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silvia_steven_2000

TGA Loader : Where did the WORD go ?

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I am trying to load a tga image fle, I have the header struct below: struct TargaHeader { unsigned char id; unsigned char colorMapType; unsigned char imageType; unsigned short colorMapStart; unsigned short colorMapLength; unsigned char colorMapDepth; unsigned short xOffset; nsigned short yOffset; unsigned short width; unsigned short height; nsigned char pixelDepth; unsigned char imageDescriptor; }; load the header: void* buf = malloc(sizeof(rend::TargaHeader)); Read(buf, sizeof(rend::TargaHeader), 1); when I execute the above, the header gets loaded ok, if u check the memory dump it should be like: 01 00 0a 00 00 00 00 00 00 00 00 00 f6 06 f6 06 18 20 00 82 //extra two bytes I am wondering why VC++ evaluates sizeof(rend::TargaHeader) = 20 instead of 18 ?! but this is not my problem, I could live with that but I appreciate it if some one has an idea why 20 instead of 18, my problem is below: if I read the header directly into the header structue , I get the memory dump shown below, this is very weird : Read((void*)&m_tgaHeader, sizeof(rend::TargaHeader), 1); 01 00 0a 00 00 00 00 00 00 00 f6 06 f6 06 18 20 00 82 the 11th byte which is yOffset is not there ? thanks for any idea that might help

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What is happening is the struct is being padded by the compiler to fit on a particular alignment (in this case, an extra 2 bytes - from 18 to 20).

You'll have to use #pragma pack to ensure that you have the correct alignment and padding for your struct. Otherwise, you'll get all kinds of not-nice problems.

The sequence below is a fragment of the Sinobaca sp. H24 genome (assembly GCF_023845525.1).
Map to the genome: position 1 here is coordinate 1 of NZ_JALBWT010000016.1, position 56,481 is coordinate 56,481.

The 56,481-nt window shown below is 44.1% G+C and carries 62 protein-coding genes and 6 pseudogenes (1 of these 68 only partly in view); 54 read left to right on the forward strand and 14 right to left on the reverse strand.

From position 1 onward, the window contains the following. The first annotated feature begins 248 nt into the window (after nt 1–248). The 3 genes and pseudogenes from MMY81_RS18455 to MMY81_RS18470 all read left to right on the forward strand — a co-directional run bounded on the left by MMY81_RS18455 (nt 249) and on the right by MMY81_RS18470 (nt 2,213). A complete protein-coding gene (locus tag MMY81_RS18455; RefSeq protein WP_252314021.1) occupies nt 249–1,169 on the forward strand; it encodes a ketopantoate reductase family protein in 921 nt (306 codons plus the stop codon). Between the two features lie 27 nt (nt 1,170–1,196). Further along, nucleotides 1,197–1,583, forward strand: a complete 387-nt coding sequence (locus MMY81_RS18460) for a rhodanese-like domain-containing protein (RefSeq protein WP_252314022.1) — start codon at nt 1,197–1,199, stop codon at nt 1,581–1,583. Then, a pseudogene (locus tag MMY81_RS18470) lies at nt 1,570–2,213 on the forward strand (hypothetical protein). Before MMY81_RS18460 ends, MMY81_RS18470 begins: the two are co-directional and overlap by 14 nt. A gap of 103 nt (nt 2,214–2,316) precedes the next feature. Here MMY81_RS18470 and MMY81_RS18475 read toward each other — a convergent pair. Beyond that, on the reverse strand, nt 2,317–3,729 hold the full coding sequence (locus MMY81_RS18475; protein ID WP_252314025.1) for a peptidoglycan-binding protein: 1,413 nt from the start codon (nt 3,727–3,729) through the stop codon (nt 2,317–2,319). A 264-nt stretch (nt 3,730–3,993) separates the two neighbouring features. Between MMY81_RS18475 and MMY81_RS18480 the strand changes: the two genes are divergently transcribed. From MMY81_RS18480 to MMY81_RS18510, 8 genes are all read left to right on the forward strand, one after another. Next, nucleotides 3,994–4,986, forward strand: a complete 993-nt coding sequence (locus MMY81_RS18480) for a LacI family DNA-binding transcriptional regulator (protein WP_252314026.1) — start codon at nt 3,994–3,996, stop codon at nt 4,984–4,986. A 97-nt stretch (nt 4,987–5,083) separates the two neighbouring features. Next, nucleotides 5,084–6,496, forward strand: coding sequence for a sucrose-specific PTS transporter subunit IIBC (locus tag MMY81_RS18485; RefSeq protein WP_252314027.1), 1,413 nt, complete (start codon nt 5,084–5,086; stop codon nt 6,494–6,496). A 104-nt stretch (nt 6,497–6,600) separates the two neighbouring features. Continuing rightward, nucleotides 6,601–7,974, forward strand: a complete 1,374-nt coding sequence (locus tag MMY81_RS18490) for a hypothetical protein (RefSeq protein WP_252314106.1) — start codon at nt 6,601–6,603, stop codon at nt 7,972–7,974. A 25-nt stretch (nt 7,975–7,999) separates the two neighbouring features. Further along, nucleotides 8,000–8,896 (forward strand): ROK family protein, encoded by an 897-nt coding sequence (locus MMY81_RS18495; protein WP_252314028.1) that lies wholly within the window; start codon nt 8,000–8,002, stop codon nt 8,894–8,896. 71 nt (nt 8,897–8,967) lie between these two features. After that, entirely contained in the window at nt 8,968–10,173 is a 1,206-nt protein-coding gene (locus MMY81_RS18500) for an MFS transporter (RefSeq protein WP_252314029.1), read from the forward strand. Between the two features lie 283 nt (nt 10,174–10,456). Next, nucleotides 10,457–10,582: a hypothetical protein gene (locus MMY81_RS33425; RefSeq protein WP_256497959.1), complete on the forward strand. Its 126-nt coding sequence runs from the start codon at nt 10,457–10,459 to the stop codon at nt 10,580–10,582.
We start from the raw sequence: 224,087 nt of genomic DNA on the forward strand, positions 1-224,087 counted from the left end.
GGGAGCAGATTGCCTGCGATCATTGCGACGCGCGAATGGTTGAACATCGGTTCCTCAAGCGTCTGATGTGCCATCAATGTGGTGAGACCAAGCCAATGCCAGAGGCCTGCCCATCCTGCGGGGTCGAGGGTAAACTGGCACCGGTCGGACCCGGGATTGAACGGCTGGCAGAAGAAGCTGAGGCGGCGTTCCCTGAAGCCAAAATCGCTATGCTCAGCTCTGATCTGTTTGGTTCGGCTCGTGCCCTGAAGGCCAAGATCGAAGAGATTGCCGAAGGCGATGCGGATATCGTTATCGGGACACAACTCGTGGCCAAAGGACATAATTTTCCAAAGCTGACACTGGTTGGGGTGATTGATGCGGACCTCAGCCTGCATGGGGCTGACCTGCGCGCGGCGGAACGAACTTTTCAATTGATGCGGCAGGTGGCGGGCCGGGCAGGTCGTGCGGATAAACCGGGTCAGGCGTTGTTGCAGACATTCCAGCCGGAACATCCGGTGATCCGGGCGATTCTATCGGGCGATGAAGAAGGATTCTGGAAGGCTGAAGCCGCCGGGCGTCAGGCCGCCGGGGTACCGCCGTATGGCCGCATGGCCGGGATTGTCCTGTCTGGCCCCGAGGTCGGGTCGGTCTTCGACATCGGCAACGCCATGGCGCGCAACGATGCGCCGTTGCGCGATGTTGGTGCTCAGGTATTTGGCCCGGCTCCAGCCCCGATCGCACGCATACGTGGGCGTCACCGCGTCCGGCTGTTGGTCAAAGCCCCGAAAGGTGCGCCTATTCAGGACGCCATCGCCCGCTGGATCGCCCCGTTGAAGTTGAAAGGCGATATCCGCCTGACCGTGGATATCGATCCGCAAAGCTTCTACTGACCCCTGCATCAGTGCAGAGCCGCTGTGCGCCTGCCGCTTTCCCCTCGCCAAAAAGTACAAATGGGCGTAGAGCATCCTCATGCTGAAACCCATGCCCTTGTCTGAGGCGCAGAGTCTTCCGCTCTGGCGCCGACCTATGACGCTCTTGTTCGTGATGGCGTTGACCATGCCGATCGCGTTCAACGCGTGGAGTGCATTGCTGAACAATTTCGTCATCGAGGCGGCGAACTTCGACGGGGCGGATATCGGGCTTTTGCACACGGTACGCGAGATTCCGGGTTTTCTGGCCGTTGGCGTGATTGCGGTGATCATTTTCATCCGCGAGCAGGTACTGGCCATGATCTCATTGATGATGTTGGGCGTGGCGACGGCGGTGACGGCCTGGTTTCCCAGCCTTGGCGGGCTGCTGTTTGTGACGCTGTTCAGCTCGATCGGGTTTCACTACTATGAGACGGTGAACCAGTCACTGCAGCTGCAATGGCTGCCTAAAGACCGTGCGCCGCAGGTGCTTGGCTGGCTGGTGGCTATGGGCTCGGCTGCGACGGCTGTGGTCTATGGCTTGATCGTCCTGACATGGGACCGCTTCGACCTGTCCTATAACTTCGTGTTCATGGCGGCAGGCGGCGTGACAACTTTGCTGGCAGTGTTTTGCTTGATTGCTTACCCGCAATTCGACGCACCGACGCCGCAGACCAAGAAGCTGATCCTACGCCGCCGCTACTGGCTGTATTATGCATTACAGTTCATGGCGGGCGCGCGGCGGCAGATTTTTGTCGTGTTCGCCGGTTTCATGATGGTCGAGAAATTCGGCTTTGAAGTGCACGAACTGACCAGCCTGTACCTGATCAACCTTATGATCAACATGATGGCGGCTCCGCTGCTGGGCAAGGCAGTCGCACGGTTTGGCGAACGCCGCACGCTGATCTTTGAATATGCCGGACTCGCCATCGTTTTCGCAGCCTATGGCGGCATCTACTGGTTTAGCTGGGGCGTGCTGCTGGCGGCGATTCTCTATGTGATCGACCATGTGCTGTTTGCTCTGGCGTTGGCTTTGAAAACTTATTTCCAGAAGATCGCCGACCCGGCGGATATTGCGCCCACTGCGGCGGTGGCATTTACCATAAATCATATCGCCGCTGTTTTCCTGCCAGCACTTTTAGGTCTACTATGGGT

Loading and saving a struct directly is generally a "bad" idea. Unless you really know what you're doing and know how to get the correct padding and such, then I'd stay away from it.

Also, your code is not portable between different endians. The format specificly specifies each byte as being high or low. You really shouldn't implicitly expect the data to land on the correct place in your struct, even with the correct padding. While it "should" work on an Intel system (once you get the padding fixed), it will die a painful death on a Mac.

I highly recomend you go and look at NeHe's TGA loading tutorial for some much safer code.

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It's actually the shorts causing the problem. They have to be padded to an even byte. The first short follows three chars - three bytes - so it has to skip a byte before the short. Later, there is a single char surounded by shorts that causes the same problem. The usual solution for this sort of thing is to re-order the struct. This is obviously not an option. I've seen a lot of code that just uses a plain array of chars for this sort of thing, and interprets individual sets of bytes as different types when neccessary. I wouldn't recommend this. Your best solution would be to use a pragma to pack the struct. Just remember to turn it off after the struct.

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yeah, exactly. using pragma will solve problem on most systems. but those using inversed endian, it will choke, however, here's how it'S easily done:


#pragma pack(push,1)
struct blabla
{
};
#pragma pack(pop)


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